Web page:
All in all, it can be therefore concluded that talent management programmes and initiatives are invariably dedicated to an elite of employees. Despite the presence within a business of a number of particularly talented individuals definitely represents a great asset to the business, it can be hardly assumed that employers may ever attain their objectives and successfully pursue their strategies without the active and effective contribution of the entire workforce. The considerable importance for employers of developing sound and effectual employee retention practices seems hence to be self-evident.

Talent management and employee retention practices are by no means mutually exclusive; on the contrary, the simultaneous introduction and implementation of such practices can certainly contribute to improve the worth of the employer value proposition and hence its employer branding. These programmes added to the other financial and non-financial initiatives implemented by employers can undeniably help these to attract and retain quality individuals. Once again, the synergic multiplicative effect produced by bundling reveals to be significant for the attainment of the organizational objectives.

Employers must be aware of the circumstance that the implementation of talent management practices does not entail having in place employee retention practices. Even though talent management and employee retention could be deemed as the two sides of the same coin, these actually represent two different approaches aiming at achieving two different aims. Whether an organization should, for instance, experience serious hardships in terms of attrition, the development and introduction of talent management programmes would not enable this to overcome the problem. Similarly, organizations will never be able to address the problems associated with skills shortage and succession planning by introducing employee retention practices.

Design, develop and implement effectual talent management and employee retention practices is everything but straightforward; however, since talent management initiatives are introduced to the benefit of a limited number of people, whose wants and aspiration can be thus more easily investigated and met, these programmes should reveal to be relatively easier to execute. Employee retention practices, by contrast, being basically directed at the entire workforce, can prove to be much more challenging and problematic for the HR specialists involved in their development and demanding for line managers and HR during the implementation phase. Whereas offering to talented individuals genuine opportunities for professional growth and autonomy, which could be in detail identified also on the basis of the current and prospective business wants and necessities, may reveal to be relatively, but not in absolute terms, straightforward, regularly coming up with brand new initiatives aiming at retaining the overall employee population is very likely to reveal a sorely difficult feat to perform. Some remarkable differences are indeed likely to emerge also in terms of budgetary issues and constraints.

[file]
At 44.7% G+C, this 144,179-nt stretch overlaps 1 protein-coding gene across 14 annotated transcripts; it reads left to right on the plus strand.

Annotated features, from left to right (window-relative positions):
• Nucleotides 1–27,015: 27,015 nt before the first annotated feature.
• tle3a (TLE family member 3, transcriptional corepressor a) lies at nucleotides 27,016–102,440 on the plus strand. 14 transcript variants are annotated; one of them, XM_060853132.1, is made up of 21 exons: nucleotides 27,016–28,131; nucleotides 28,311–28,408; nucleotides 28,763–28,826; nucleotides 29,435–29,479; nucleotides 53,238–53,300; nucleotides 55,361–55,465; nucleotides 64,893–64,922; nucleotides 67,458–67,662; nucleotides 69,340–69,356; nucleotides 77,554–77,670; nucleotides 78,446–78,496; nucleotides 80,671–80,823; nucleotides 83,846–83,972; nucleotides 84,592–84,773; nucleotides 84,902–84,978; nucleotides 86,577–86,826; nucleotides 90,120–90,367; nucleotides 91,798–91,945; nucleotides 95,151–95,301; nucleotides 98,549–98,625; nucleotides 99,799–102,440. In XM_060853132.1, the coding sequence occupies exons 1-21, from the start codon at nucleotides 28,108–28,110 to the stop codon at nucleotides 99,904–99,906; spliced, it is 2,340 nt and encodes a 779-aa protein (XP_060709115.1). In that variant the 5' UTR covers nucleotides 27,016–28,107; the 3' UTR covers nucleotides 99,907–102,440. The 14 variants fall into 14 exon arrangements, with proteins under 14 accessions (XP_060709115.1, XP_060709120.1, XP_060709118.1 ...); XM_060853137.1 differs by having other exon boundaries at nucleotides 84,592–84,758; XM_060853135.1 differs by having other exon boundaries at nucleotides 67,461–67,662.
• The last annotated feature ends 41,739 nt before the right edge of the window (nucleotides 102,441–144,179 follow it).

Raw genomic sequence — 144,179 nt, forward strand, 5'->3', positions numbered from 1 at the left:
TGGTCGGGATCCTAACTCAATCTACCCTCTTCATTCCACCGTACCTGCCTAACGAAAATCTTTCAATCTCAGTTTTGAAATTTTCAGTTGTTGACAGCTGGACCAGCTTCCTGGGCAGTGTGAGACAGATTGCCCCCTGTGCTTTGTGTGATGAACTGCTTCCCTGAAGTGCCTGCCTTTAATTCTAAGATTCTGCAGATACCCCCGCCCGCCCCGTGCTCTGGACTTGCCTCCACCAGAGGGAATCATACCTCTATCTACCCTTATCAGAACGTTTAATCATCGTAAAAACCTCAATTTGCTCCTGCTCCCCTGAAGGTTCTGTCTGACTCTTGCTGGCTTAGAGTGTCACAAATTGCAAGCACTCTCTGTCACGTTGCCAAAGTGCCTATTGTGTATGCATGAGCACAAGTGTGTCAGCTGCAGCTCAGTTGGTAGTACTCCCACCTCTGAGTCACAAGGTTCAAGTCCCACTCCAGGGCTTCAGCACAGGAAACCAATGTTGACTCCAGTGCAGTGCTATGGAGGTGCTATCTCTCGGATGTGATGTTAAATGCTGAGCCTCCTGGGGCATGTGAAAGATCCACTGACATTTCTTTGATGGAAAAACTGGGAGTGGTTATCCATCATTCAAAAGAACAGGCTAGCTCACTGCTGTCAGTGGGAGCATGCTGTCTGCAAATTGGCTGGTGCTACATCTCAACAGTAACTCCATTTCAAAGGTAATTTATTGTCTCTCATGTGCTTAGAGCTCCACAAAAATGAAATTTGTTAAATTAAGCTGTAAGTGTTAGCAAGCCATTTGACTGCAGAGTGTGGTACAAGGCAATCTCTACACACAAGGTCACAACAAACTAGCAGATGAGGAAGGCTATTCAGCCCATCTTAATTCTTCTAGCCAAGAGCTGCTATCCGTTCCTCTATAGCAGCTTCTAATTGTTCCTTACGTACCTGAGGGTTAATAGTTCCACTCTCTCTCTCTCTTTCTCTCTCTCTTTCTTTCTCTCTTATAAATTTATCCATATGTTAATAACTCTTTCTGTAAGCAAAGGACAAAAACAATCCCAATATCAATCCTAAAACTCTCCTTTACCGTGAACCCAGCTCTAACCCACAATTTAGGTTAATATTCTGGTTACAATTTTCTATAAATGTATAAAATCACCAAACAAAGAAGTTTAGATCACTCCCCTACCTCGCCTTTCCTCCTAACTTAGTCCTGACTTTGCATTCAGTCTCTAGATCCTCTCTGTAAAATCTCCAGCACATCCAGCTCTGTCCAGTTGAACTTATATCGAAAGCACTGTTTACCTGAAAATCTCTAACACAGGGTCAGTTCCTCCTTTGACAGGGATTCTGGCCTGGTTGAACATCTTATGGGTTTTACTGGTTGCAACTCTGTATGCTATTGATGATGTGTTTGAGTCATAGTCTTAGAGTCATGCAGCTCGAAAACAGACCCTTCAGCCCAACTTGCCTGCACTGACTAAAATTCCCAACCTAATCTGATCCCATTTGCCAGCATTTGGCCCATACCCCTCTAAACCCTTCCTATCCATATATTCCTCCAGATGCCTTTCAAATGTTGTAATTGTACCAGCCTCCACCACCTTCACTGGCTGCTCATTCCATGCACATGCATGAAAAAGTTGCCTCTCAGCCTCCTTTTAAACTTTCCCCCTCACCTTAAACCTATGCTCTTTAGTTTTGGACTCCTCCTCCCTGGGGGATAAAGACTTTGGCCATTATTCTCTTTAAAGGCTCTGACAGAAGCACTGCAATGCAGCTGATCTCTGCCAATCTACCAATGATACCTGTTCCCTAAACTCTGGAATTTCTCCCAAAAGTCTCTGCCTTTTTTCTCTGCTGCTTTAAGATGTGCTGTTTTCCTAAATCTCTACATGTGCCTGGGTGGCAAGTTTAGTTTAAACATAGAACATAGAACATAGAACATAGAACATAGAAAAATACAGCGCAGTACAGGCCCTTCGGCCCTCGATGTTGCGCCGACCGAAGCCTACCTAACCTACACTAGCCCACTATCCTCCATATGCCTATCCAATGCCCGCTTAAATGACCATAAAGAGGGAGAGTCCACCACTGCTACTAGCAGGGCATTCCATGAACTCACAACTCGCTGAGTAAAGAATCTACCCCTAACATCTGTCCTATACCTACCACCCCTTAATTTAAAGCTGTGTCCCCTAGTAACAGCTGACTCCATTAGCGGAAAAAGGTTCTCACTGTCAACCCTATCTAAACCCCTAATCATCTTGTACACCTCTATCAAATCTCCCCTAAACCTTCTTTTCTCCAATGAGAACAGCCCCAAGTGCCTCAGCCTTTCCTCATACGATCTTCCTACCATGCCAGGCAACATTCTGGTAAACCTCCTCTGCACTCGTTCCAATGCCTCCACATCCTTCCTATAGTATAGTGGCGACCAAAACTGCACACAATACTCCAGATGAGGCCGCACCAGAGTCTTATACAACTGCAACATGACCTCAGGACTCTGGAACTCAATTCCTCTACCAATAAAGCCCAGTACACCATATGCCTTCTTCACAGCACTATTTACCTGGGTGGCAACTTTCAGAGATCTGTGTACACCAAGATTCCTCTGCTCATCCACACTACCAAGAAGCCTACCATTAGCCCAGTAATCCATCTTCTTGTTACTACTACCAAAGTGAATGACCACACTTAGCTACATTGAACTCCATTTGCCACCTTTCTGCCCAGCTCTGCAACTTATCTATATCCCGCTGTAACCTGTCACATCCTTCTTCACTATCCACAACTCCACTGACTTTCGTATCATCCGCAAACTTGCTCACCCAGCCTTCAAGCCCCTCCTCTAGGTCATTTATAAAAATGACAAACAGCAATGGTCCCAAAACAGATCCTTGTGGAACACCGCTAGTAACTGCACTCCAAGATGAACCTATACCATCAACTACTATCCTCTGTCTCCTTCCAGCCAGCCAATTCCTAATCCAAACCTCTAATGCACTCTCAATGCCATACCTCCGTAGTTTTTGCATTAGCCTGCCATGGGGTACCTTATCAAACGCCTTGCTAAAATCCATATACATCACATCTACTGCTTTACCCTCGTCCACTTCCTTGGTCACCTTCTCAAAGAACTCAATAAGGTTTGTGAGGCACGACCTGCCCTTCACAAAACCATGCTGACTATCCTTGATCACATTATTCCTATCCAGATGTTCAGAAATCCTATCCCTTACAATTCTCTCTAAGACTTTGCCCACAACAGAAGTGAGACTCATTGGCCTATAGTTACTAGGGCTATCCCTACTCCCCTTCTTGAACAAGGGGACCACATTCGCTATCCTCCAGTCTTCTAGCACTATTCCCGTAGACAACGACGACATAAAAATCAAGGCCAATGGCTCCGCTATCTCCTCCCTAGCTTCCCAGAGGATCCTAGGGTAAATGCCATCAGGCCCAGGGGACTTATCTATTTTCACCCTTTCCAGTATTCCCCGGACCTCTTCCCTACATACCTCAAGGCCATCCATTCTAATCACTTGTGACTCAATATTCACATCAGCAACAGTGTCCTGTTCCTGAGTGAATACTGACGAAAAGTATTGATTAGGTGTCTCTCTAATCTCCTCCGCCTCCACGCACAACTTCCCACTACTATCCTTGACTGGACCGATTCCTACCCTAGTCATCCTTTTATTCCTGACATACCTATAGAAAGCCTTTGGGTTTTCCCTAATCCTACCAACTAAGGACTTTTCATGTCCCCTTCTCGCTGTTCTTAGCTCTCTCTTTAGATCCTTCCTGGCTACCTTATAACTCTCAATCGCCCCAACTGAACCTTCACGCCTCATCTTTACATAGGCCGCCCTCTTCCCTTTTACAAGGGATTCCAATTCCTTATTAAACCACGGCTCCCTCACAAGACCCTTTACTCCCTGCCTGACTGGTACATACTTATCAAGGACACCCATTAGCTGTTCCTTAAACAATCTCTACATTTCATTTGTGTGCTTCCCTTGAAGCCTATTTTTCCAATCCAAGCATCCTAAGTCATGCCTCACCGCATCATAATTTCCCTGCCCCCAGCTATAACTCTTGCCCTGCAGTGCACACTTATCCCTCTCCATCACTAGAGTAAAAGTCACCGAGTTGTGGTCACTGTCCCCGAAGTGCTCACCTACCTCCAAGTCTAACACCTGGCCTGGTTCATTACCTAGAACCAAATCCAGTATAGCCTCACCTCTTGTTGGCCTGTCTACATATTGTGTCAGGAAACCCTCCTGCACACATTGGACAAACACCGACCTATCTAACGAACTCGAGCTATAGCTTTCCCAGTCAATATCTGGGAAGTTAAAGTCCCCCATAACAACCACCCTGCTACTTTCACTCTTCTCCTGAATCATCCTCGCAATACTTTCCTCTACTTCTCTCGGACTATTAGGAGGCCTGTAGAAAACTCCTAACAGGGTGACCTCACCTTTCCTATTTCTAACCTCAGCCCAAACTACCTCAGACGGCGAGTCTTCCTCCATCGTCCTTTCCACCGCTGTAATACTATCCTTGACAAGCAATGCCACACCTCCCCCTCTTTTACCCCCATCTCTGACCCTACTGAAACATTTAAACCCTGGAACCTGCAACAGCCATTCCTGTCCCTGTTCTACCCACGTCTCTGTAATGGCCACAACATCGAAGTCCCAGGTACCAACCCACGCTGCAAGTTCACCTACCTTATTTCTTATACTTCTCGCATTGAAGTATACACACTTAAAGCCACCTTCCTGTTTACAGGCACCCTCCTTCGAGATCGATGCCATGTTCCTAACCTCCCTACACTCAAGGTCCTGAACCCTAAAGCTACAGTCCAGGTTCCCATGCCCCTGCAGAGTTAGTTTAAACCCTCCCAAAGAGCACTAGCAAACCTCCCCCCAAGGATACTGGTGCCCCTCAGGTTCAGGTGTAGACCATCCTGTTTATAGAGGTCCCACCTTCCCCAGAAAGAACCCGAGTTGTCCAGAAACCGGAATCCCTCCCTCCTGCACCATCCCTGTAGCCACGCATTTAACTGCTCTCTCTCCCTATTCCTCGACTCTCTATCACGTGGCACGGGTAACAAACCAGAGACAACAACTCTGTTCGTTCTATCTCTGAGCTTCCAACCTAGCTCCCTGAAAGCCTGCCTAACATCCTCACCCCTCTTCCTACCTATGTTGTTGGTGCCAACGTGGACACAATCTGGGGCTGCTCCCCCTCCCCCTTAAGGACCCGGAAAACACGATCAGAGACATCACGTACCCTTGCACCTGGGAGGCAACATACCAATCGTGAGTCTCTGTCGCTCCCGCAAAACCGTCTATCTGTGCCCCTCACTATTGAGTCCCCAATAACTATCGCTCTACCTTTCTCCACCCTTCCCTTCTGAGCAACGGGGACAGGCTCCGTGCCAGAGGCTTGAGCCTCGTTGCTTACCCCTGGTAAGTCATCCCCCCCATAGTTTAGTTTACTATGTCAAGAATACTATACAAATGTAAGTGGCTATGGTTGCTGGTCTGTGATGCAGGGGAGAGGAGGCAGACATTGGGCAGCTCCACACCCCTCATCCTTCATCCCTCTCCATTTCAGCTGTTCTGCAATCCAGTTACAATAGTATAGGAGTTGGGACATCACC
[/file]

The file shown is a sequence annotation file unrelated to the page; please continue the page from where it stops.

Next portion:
Inasmuch as employers need talented and smart people to help them to identify the most appropriate strategies and the most effective ways to pursue these, organizations could never ever be able to yield results without the contribution of capable and proficient individuals properly and effectively performing the activities indispensable for the regular unfolding of the business day-to-day core operations. The tasks, activities and chores performed by the people within a business are indeed all equally necessary to produce the final outcome. It can be hardly imagined that employers would recruit and reward individuals whether the activities these perform would not add any value to, or would not anyway be significant for, the overall production process. 

It is widely recognized that individuals derive most of their motivation from the job and the activities they perform, provided that these are perceived as fulfilling and generate as such a sense of accomplishment, pride and ultimately of belonging. Whereas the activities performed by talented people imply a high degree of autonomy and responsibility, which can definitely provide these individuals a considerable return in terms of intangible and intrinsic reward, it can hardly be assumed that people executing more repetitive and not captivating tasks may derive the same sense of fulfilment as the former from the act of performing their job. Yet, it is widely recognized that employees derive most of their motivation from the awareness that the activities they execute are significant and valuable for the attainment of the organizational objectives and hence for the employer. Whereas talented people may hardly lose sight of the strong link existing between the activities they preform and the way these fit with the organizational strategy, this line of sight habitually results to be much more blurred for the shop floor.